A very simple question: how much do artisanal miners earn? Sara Geenen, Nik Stoop and Marijke Verpoorten investigated this in the article “How much do artisanal miners earn“. The authors developed a sampling method and survey tools suited for systematic data collection and applied it to a stratified random sample of 453 miners in the largest mining town in Congo’s South Kivu province. Their research design allows them to study how much artisanal gold miners earn, and what determines their earnings. In doing so, they assess the financial attractiveness of artisanal mining, and uncover whether earnings from artisanal mining are merit-based, i.e. determined by experience, expertise and risk-taking behavior, or identity-based. This allows them to test the claim that artisanal mining has a social-levelling effect.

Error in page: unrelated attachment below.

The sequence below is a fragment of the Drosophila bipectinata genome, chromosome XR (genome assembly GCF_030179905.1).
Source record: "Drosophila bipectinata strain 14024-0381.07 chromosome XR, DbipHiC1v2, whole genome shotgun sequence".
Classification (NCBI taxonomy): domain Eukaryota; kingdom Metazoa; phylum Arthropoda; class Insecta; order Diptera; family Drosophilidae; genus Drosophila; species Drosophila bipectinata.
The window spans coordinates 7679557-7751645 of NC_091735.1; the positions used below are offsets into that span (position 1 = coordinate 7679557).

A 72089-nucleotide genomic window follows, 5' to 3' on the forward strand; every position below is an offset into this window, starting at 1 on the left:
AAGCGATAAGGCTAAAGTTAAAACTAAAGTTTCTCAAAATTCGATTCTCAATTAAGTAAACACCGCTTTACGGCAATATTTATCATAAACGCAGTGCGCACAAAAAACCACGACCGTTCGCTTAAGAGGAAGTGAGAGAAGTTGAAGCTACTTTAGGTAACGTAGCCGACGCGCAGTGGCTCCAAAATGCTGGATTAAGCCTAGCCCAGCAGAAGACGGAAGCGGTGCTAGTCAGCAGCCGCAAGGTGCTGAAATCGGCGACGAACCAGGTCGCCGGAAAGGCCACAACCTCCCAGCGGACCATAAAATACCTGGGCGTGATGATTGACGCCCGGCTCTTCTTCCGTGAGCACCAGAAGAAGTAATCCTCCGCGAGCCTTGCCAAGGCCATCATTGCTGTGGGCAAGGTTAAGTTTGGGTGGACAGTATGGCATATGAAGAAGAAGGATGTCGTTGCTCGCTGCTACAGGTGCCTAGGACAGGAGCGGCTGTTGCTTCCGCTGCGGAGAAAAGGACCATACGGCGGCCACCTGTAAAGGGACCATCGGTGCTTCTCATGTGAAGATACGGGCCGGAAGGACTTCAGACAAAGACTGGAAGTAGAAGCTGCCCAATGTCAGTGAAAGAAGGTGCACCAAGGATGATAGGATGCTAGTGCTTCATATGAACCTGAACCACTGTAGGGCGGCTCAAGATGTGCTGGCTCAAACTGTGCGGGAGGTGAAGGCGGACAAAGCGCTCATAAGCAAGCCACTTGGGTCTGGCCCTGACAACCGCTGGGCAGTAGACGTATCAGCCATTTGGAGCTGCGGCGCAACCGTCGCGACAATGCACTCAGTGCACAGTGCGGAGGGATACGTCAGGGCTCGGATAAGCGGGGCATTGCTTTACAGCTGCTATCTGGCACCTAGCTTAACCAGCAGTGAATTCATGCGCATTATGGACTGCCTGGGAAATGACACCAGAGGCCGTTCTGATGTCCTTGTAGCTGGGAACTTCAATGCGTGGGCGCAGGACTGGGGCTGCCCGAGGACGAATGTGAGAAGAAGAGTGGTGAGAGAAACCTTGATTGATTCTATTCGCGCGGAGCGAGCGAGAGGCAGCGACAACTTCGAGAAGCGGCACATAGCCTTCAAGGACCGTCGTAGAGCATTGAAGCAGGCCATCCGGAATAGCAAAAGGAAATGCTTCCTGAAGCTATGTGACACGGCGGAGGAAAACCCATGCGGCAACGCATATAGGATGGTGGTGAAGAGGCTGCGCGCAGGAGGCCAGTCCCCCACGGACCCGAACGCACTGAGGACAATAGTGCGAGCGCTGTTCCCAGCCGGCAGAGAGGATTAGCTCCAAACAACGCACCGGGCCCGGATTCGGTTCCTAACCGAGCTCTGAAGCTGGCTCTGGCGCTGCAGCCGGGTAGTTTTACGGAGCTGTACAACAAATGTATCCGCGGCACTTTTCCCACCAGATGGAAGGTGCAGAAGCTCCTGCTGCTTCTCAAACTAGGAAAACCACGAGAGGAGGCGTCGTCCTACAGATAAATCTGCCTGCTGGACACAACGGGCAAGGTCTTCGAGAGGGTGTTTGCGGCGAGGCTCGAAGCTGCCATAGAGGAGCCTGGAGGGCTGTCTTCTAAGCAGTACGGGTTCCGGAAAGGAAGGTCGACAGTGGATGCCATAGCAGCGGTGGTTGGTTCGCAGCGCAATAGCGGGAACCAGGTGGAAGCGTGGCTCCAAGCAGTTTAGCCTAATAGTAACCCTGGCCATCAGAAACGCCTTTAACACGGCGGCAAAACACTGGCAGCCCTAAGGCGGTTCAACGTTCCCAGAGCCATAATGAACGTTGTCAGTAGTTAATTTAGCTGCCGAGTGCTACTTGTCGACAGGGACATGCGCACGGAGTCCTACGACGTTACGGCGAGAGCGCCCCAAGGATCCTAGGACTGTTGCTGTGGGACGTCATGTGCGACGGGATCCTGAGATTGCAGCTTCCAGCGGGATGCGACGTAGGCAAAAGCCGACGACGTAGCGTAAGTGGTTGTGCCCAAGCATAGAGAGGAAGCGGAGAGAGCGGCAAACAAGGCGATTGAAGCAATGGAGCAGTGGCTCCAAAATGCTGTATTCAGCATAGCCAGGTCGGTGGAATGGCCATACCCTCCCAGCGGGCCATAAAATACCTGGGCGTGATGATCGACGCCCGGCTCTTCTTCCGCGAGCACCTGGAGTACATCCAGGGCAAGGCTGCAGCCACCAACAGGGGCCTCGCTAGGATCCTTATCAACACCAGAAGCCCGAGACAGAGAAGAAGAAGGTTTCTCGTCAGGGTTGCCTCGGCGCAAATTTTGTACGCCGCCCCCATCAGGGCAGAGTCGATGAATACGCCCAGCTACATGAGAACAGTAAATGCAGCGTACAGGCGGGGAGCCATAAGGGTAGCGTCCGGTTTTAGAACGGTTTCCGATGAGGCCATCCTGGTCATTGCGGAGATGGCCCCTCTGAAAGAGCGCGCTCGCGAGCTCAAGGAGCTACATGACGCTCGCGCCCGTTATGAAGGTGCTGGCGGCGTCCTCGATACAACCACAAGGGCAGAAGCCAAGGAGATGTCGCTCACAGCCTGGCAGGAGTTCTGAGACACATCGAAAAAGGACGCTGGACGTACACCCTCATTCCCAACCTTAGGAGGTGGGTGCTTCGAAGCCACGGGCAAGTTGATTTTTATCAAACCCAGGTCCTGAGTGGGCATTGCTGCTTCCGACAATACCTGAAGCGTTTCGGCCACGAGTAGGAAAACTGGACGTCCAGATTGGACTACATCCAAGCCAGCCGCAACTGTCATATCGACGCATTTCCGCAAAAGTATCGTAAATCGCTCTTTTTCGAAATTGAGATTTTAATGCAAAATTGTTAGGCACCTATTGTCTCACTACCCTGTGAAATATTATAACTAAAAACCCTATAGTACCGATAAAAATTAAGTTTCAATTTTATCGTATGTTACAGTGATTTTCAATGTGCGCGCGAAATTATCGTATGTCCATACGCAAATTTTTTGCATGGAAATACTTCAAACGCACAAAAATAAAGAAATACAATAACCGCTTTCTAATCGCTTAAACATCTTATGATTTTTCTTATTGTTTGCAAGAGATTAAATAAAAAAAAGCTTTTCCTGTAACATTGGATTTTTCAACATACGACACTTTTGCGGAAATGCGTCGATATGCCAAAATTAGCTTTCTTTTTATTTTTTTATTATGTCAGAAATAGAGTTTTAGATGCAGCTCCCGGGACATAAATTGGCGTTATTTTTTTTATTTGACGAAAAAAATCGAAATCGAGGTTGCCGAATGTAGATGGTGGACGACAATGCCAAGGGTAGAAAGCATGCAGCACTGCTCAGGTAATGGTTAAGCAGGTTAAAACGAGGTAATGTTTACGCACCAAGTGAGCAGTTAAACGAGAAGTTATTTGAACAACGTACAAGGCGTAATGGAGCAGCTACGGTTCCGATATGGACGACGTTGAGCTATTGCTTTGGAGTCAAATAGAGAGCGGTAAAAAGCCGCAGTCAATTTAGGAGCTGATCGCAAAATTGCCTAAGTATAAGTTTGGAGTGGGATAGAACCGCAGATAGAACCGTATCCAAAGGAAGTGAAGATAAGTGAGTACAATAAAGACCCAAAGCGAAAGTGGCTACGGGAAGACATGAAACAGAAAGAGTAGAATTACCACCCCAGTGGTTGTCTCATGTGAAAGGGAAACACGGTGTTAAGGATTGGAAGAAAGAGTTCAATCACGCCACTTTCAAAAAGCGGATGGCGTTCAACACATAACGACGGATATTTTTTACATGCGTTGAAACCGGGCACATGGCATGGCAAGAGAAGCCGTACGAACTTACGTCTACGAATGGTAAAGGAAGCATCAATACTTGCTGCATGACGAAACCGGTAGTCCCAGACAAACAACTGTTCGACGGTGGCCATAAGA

Ben Radley researched wages and expenditures in artisanal and industrial gold mining. Here is the abstract of his article Distributional Analysis of Mining Wages: Across low–income African countries, a process of foreign–controlled mining (re)industrialisation has been underway since the 1980s, gathering pace during the most recent decade. This paper aims to shed light on the long–term effects of this process on the strength and vibrancy of local mining economies. It does so through the analysis of original empirical data collected during 15 months of fieldwork at and around an industrial gold mine in South Kivu Province of the Democratic Republic of the Congo, centred on how the entry of industrial mining into pre-existing artisanal mining economies has affected the total volume of mining wages earned, consumed and invested locally. It is demonstrated that, despite generating a 25–fold increase in productivity, mining reindustrialisation in South Kivu has not resulted in significant wage growth for most industrial workers, compared to the wages earned in artisanal mining.